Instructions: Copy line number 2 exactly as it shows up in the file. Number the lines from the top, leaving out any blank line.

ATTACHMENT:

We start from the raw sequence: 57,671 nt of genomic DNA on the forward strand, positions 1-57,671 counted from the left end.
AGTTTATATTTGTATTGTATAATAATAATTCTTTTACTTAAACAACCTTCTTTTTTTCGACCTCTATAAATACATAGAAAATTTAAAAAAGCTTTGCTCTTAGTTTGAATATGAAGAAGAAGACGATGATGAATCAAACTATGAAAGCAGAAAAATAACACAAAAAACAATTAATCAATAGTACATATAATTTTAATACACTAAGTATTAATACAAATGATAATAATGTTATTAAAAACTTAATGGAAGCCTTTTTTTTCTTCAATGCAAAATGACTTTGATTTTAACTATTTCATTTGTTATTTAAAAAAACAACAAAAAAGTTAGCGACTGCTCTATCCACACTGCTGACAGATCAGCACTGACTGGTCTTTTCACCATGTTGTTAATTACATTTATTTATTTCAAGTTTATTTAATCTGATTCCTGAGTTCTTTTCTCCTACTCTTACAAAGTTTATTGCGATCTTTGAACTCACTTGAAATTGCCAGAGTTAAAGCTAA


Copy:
AGTTTATATTTGTATTGTATAATAATAATTCTTTTACTTAAACAACCTTCTTTTTTTCGACCTCTATAAATACATAGAAAATTTAAAAAAGCTTTGCTCTTAGTTTGAATATGAAGAAGAAGACGATGATGAATCAAACTATGAAAGCAGAAAAATAACACAAAAAACAATTAATCAATAGTACATATAATTTTAATACACTAAGTATTAATACAAATGATAATAATGTTATTAAAAACTTAATGGAAGCCTTTTTTTTCTTCAATGCAAAATGACTTTGATTTTAACTATTTCATTTGTTATTTAAAAAAACAACAAAAAAGTTAGCGACTGCTCTATCCACACTGCTGACAGATCAGCACTGACTGGTCTTTTCACCATGTTGTTAATTACATTTATTTATTTCAAGTTTATTTAATCTGATTCCTGAGTTCTTTTCTCCTACTCTTACAAAGTTTATTGCGATCTTTGAACTCACTTGAAATTGCCAGAGTTAAAGCTAA